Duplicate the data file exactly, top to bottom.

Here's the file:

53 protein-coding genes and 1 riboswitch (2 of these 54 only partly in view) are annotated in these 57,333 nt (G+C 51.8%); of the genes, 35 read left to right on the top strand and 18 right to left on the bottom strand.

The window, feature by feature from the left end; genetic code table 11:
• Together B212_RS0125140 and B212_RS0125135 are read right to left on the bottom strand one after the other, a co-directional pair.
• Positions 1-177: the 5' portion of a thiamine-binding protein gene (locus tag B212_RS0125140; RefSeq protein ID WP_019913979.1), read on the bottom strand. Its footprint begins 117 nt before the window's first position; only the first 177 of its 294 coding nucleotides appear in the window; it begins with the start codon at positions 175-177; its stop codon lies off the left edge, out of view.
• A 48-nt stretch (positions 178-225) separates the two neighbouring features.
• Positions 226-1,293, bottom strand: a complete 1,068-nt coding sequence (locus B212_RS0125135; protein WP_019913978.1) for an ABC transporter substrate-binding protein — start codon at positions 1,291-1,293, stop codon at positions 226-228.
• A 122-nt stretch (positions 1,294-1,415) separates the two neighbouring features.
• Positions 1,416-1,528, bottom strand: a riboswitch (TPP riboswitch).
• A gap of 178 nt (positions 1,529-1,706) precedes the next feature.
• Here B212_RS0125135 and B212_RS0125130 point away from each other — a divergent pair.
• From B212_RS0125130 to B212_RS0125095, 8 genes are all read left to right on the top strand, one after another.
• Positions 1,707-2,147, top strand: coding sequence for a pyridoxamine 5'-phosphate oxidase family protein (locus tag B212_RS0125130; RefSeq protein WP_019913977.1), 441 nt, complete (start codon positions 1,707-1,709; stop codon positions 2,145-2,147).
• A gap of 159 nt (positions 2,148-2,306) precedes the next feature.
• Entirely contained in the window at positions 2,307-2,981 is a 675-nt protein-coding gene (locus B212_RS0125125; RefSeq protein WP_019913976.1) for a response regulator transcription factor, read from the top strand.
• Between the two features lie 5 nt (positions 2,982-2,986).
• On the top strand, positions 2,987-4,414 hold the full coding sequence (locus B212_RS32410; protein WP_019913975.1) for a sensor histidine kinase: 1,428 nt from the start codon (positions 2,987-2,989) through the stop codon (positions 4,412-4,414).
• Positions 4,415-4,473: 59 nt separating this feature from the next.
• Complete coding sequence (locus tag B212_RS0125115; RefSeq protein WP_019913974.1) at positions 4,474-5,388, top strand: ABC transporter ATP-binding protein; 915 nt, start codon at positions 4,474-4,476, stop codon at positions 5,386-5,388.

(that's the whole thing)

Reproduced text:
53 protein-coding genes and 1 riboswitch (2 of these 54 only partly in view) are annotated in these 57,333 nt (G+C 51.8%); of the genes, 35 read left to right on the top strand and 18 right to left on the bottom strand.

The window, feature by feature from the left end; genetic code table 11:
• Together B212_RS0125140 and B212_RS0125135 are read right to left on the bottom strand one after the other, a co-directional pair.
• Positions 1-177: the 5' portion of a thiamine-binding protein gene (locus tag B212_RS0125140; RefSeq protein ID WP_019913979.1), read on the bottom strand. Its footprint begins 117 nt before the window's first position; only the first 177 of its 294 coding nucleotides appear in the window; it begins with the start codon at positions 175-177; its stop codon lies off the left edge, out of view.
• A 48-nt stretch (positions 178-225) separates the two neighbouring features.
• Positions 226-1,293, bottom strand: a complete 1,068-nt coding sequence (locus B212_RS0125135; protein WP_019913978.1) for an ABC transporter substrate-binding protein — start codon at positions 1,291-1,293, stop codon at positions 226-228.
• A 122-nt stretch (positions 1,294-1,415) separates the two neighbouring features.
• Positions 1,416-1,528, bottom strand: a riboswitch (TPP riboswitch).
• A gap of 178 nt (positions 1,529-1,706) precedes the next feature.
• Here B212_RS0125135 and B212_RS0125130 point away from each other — a divergent pair.
• From B212_RS0125130 to B212_RS0125095, 8 genes are all read left to right on the top strand, one after another.
• Positions 1,707-2,147, top strand: coding sequence for a pyridoxamine 5'-phosphate oxidase family protein (locus tag B212_RS0125130; RefSeq protein WP_019913977.1), 441 nt, complete (start codon positions 1,707-1,709; stop codon positions 2,145-2,147).
• A gap of 159 nt (positions 2,148-2,306) precedes the next feature.
• Entirely contained in the window at positions 2,307-2,981 is a 675-nt protein-coding gene (locus B212_RS0125125; RefSeq protein WP_019913976.1) for a response regulator transcription factor, read from the top strand.
• Between the two features lie 5 nt (positions 2,982-2,986).
• On the top strand, positions 2,987-4,414 hold the full coding sequence (locus B212_RS32410; protein WP_019913975.1) for a sensor histidine kinase: 1,428 nt from the start codon (positions 2,987-2,989) through the stop codon (positions 4,412-4,414).
• Positions 4,415-4,473: 59 nt separating this feature from the next.
• Complete coding sequence (locus tag B212_RS0125115; RefSeq protein WP_019913974.1) at positions 4,474-5,388, top strand: ABC transporter ATP-binding protein; 915 nt, start codon at positions 4,474-4,476, stop codon at positions 5,386-5,388.